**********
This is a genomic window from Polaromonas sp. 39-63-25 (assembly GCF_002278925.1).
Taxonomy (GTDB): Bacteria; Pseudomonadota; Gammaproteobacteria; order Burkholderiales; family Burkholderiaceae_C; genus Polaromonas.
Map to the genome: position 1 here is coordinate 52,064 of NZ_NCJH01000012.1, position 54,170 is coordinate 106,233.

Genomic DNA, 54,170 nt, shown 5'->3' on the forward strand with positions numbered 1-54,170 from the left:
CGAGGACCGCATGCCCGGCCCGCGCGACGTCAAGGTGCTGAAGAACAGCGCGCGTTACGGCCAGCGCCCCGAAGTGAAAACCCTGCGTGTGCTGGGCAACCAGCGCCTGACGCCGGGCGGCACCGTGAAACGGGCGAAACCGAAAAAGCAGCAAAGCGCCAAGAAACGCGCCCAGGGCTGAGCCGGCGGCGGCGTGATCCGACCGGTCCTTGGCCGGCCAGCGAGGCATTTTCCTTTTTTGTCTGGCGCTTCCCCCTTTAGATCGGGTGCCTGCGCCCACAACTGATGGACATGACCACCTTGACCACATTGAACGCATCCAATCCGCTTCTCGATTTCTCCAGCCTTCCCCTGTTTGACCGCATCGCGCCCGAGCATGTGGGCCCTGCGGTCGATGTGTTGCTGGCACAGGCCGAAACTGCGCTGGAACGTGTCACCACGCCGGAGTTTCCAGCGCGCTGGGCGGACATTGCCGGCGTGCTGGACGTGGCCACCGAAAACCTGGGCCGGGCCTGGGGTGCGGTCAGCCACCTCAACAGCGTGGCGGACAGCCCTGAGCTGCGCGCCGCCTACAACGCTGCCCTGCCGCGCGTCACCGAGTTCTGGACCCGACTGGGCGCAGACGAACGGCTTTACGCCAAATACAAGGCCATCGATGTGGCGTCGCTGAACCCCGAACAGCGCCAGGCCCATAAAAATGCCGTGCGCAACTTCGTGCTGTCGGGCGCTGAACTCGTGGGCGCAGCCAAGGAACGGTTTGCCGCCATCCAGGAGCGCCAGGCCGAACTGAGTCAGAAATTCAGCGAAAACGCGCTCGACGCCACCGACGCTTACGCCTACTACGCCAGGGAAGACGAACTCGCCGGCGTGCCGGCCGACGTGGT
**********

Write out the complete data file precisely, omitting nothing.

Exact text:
This is a genomic window from Polaromonas sp. 39-63-25 (assembly GCF_002278925.1).
Taxonomy (GTDB): Bacteria; Pseudomonadota; Gammaproteobacteria; order Burkholderiales; family Burkholderiaceae_C; genus Polaromonas.
Map to the genome: position 1 here is coordinate 52,064 of NZ_NCJH01000012.1, position 54,170 is coordinate 106,233.

Genomic DNA, 54,170 nt, shown 5'->3' on the forward strand with positions numbered 1-54,170 from the left:
CGAGGACCGCATGCCCGGCCCGCGCGACGTCAAGGTGCTGAAGAACAGCGCGCGTTACGGCCAGCGCCCCGAAGTGAAAACCCTGCGTGTGCTGGGCAACCAGCGCCTGACGCCGGGCGGCACCGTGAAACGGGCGAAACCGAAAAAGCAGCAAAGCGCCAAGAAACGCGCCCAGGGCTGAGCCGGCGGCGGCGTGATCCGACCGGTCCTTGGCCGGCCAGCGAGGCATTTTCCTTTTTTGTCTGGCGCTTCCCCCTTTAGATCGGGTGCCTGCGCCCACAACTGATGGACATGACCACCTTGACCACATTGAACGCATCCAATCCGCTTCTCGATTTCTCCAGCCTTCCCCTGTTTGACCGCATCGCGCCCGAGCATGTGGGCCCTGCGGTCGATGTGTTGCTGGCACAGGCCGAAACTGCGCTGGAACGTGTCACCACGCCGGAGTTTCCAGCGCGCTGGGCGGACATTGCCGGCGTGCTGGACGTGGCCACCGAAAACCTGGGCCGGGCCTGGGGTGCGGTCAGCCACCTCAACAGCGTGGCGGACAGCCCTGAGCTGCGCGCCGCCTACAACGCTGCCCTGCCGCGCGTCACCGAGTTCTGGACCCGACTGGGCGCAGACGAACGGCTTTACGCCAAATACAAGGCCATCGATGTGGCGTCGCTGAACCCCGAACAGCGCCAGGCCCATAAAAATGCCGTGCGCAACTTCGTGCTGTCGGGCGCTGAACTCGTGGGCGCAGCCAAGGAACGGTTTGCCGCCATCCAGGAGCGCCAGGCCGAACTGAGTCAGAAATTCAGCGAAAACGCGCTCGACGCCACCGACGCTTACGCCTACTACGCCAGGGAAGACGAACTCGCCGGCGTGCCGGCCGACGTGGT